17/04/2012

Dead Sea film assembly discusses distribution in the Mediterranean

At the Med Film Factory’s film assembly on the Dead Sea, participants discussed solutions to improve film distribution in the Mediterranean

Grant Project Activities, Jordan

Dead Sea film assembly discusses distribution in the Mediterranean

At Med Film Factory’s film assembly on the Dead Sea this weekend, audiovisual professionals, distributors, exhibitors, and producers discussed film distribution in the Mediterranean, especially focusing on Jordan where the problem is particularly striking.

“There are several problems in Jordan as far as distribution is concerned,” explained media consultant Yusuf Mansur. “One is the absence of cinemas. The few screens in Jordan are located in Amman and there are no cinemas in other Jordanian towns where 70% of the population lives. The government should act to help the private sector to build and run independent cinemas.”

“The other problem is the price of a ticket. In Jordan, the price is €7, the same price as in Europe, but the average income per person is 12 times less than in Europe.”

“The third problem is piracy. Pirates have a very well organized and established distribution system. We should find a way to legalise this network and raise revenues for the producers and authors.”

“For me, pirate shops should be closed,” added Jordanian exhibitor Bassam Hijjawi. “We invested millions of dollars in setting up the first CD shop in a big mall in Amman in 2005. We had to close four years later because of piracy. If there was a way to legalise the work of piracy groups, that would solve much of the problem. As exhibitors, we need to show movies that people want to see.”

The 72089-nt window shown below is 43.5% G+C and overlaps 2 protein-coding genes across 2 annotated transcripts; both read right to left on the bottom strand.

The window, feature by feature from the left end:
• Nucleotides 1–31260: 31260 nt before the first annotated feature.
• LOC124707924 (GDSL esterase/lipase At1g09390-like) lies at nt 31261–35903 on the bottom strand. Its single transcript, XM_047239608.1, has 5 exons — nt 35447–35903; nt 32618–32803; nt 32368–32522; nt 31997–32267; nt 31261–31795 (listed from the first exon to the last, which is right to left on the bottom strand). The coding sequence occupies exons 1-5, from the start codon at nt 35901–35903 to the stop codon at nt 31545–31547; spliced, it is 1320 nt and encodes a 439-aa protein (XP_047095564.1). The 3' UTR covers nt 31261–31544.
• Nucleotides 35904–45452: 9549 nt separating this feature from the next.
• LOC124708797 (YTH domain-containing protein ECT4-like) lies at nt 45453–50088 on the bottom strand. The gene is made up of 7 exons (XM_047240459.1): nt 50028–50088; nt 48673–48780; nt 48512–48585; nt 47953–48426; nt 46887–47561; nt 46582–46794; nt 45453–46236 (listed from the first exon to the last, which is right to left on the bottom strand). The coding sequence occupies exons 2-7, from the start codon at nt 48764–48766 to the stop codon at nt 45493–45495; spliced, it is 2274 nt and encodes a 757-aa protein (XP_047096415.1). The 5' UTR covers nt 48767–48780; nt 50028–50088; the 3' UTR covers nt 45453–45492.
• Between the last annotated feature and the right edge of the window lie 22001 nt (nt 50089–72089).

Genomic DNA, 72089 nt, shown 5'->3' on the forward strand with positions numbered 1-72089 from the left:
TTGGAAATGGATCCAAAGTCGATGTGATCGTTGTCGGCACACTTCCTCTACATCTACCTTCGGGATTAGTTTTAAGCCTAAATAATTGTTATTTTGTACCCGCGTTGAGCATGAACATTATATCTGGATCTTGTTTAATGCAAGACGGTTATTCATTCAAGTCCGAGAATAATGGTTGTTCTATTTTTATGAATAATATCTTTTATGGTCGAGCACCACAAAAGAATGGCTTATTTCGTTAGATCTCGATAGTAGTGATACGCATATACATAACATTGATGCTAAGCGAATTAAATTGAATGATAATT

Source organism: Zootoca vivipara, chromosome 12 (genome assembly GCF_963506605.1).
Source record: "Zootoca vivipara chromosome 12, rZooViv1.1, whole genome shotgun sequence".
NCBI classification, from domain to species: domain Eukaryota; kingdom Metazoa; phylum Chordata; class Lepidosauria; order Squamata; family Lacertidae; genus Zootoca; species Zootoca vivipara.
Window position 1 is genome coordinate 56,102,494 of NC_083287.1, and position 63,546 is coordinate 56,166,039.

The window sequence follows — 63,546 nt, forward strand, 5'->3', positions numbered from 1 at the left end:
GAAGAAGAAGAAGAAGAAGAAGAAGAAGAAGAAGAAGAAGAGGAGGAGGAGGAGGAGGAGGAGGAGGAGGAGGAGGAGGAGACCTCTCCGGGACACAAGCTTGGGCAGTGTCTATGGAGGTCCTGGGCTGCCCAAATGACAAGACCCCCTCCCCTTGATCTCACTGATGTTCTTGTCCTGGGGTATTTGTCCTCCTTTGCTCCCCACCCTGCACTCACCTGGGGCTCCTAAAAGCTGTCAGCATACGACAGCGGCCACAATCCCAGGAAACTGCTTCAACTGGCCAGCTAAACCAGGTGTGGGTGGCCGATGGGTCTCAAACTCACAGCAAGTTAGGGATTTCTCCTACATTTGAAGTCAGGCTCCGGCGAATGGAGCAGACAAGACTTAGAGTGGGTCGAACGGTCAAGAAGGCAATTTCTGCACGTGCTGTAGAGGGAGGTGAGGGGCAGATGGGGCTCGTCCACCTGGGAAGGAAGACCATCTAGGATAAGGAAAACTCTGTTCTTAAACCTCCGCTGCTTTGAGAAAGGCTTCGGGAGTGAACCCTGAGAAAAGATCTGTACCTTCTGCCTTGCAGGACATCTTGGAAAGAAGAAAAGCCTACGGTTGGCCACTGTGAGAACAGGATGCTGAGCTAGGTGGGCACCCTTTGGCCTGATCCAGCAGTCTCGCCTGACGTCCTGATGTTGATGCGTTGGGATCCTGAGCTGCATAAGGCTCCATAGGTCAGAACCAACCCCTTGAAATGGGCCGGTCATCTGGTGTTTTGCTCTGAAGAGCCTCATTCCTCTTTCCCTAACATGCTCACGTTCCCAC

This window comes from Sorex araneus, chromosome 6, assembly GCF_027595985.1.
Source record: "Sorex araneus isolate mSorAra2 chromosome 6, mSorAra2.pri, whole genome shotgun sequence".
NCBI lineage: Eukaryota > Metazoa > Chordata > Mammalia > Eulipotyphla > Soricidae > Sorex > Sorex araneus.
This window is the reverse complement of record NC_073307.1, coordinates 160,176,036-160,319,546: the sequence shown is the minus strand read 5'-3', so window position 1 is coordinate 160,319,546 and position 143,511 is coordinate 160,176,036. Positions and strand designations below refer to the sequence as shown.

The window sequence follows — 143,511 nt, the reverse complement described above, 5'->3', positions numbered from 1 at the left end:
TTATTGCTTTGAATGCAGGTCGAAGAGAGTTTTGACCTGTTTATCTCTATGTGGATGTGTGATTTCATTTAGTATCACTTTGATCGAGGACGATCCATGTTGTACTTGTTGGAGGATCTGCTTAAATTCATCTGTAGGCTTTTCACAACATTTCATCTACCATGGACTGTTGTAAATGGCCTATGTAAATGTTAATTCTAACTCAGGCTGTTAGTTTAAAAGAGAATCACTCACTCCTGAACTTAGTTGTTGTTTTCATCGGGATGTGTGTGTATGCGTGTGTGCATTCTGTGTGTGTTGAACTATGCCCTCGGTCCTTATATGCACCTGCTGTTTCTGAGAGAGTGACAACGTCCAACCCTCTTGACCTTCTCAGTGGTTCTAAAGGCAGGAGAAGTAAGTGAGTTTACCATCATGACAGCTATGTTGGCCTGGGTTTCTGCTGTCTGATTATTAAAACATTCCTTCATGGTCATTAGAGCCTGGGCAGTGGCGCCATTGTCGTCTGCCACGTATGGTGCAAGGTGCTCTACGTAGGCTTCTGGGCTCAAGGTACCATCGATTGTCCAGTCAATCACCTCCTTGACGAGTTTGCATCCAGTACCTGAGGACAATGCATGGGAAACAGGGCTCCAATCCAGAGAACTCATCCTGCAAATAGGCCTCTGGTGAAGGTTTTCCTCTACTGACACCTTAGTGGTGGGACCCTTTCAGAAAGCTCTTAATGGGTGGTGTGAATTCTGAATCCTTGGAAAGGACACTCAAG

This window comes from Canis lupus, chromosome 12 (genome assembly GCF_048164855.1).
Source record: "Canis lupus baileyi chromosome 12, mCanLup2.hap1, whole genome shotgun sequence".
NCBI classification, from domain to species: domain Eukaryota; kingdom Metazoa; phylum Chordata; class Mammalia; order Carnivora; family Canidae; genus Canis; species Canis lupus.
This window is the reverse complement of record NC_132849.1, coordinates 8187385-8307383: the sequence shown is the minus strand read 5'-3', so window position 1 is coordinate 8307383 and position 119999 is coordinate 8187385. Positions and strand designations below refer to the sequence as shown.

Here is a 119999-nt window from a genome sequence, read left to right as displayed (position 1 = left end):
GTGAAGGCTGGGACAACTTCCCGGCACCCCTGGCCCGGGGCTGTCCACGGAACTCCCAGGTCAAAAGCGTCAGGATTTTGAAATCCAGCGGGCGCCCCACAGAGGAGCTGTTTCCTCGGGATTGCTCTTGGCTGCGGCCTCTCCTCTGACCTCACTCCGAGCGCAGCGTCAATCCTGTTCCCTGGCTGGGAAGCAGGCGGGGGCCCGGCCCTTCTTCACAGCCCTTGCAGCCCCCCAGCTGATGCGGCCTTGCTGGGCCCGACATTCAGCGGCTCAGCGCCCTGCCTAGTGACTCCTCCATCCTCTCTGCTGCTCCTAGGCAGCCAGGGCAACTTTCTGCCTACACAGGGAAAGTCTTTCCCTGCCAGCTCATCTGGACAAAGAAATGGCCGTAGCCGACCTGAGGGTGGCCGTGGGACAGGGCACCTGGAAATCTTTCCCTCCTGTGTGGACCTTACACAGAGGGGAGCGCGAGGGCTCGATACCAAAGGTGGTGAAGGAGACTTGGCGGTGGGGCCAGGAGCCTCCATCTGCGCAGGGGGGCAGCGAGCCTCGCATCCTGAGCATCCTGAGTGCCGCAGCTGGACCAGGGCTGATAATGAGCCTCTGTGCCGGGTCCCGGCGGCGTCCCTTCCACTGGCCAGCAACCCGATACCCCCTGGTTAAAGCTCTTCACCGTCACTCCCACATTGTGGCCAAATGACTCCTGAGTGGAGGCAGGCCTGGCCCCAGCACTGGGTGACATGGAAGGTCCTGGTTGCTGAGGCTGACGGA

“Governments should help exhibitors and distributors, either with financial support or by imposing a quota for local films,” he concluded. 

Pim Hermeling, CEO of Wild Bunch replied: 

“As a sales agent, I am not going to put money in a movie that will not make a return on investment. But this does not mean that my company invests only in commercial films. There are many cases of arthouse films that have found an audience, won dozens of prizes at festivals, and have a very good exhibition career.”

“As a scriptwriter and author, I will not write a script to please an audience, I just write what I believe is good,” added Lebanese producer Katia Jorjoura.

In the sixties there was an audience for Jordanian films, audiovisual consultant Hala Zureiqat reminded participants.

“The problem nowadays is a lack of culture about cinema,” she said. “The authorities need to invest in education and create an audience from childhood.”

Participants also discussed others means of distribution, new forms that hopefully could be developed in the area. A good example was presented by Jordanian participant Tareq Abu-Lughod, who has created a video-on-demand platform to distribute original Arab film content. 

“The business model is based on Hulu, the content is shown for free with publicity,” he explained. “We hope to develop a subscription model, but at least in Jordan people are not willing to pay to watch films online. But this is the way of the future.”

Sami Nazer created a library with a collection of classic films.

 
“We rent the movies, and it works,” he explained. “People want quality and Blu Ray to watch on big screens. Piracy groups are not able to offer the same quality as us.”
 
“We need to fight the piracy groups either with quality or with good content,” he concluded.

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